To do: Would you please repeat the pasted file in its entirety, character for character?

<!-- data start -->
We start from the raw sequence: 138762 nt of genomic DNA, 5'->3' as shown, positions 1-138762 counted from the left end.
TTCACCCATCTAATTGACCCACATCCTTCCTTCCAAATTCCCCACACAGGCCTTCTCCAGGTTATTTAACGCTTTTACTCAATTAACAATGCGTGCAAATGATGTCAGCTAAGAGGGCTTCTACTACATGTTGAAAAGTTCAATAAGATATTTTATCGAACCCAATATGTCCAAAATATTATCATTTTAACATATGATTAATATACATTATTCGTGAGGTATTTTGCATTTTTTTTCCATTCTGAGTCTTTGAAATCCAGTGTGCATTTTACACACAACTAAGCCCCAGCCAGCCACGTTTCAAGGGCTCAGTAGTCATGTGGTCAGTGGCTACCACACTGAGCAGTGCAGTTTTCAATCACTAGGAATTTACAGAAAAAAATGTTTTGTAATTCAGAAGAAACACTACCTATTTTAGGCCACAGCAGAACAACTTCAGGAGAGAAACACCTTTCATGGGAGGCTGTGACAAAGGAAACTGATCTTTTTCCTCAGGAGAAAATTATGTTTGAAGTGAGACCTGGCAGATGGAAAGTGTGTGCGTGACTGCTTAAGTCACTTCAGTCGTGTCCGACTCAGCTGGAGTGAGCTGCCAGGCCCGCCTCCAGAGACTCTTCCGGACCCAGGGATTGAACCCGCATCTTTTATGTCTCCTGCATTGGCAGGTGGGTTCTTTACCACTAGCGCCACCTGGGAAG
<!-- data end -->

We start from the raw sequence: 138762 nt of genomic DNA, 5'->3' as shown, positions 1-138762 counted from the left end.
TTCACCCATCTAATTGACCCACATCCTTCCTTCCAAATTCCCCACACAGGCCTTCTCCAGGTTATTTAACGCTTTTACTCAATTAACAATGCGTGCAAATGATGTCAGCTAAGAGGGCTTCTACTACATGTTGAAAAGTTCAATAAGATATTTTATCGAACCCAATATGTCCAAAATATTATCATTTTAACATATGATTAATATACATTATTCGTGAGGTATTTTGCATTTTTTTTCCATTCTGAGTCTTTGAAATCCAGTGTGCATTTTACACACAACTAAGCCCCAGCCAGCCACGTTTCAAGGGCTCAGTAGTCATGTGGTCAGTGGCTACCACACTGAGCAGTGCAGTTTTCAATCACTAGGAATTTACAGAAAAAAATGTTTTGTAATTCAGAAGAAACACTACCTATTTTAGGCCACAGCAGAACAACTTCAGGAGAGAAACACCTTTCATGGGAGGCTGTGACAAAGGAAACTGATCTTTTTCCTCAGGAGAAAATTATGTTTGAAGTGAGACCTGGCAGATGGAAAGTGTGTGCGTGACTGCTTAAGTCACTTCAGTCGTGTCCGACTCAGCTGGAGTGAGCTGCCAGGCCCGCCTCCAGAGACTCTTCCGGACCCAGGGATTGAACCCGCATCTTTTATGTCTCCTGCATTGGCAGGTGGGTTCTTTACCACTAGCGCCACCTGGGAAG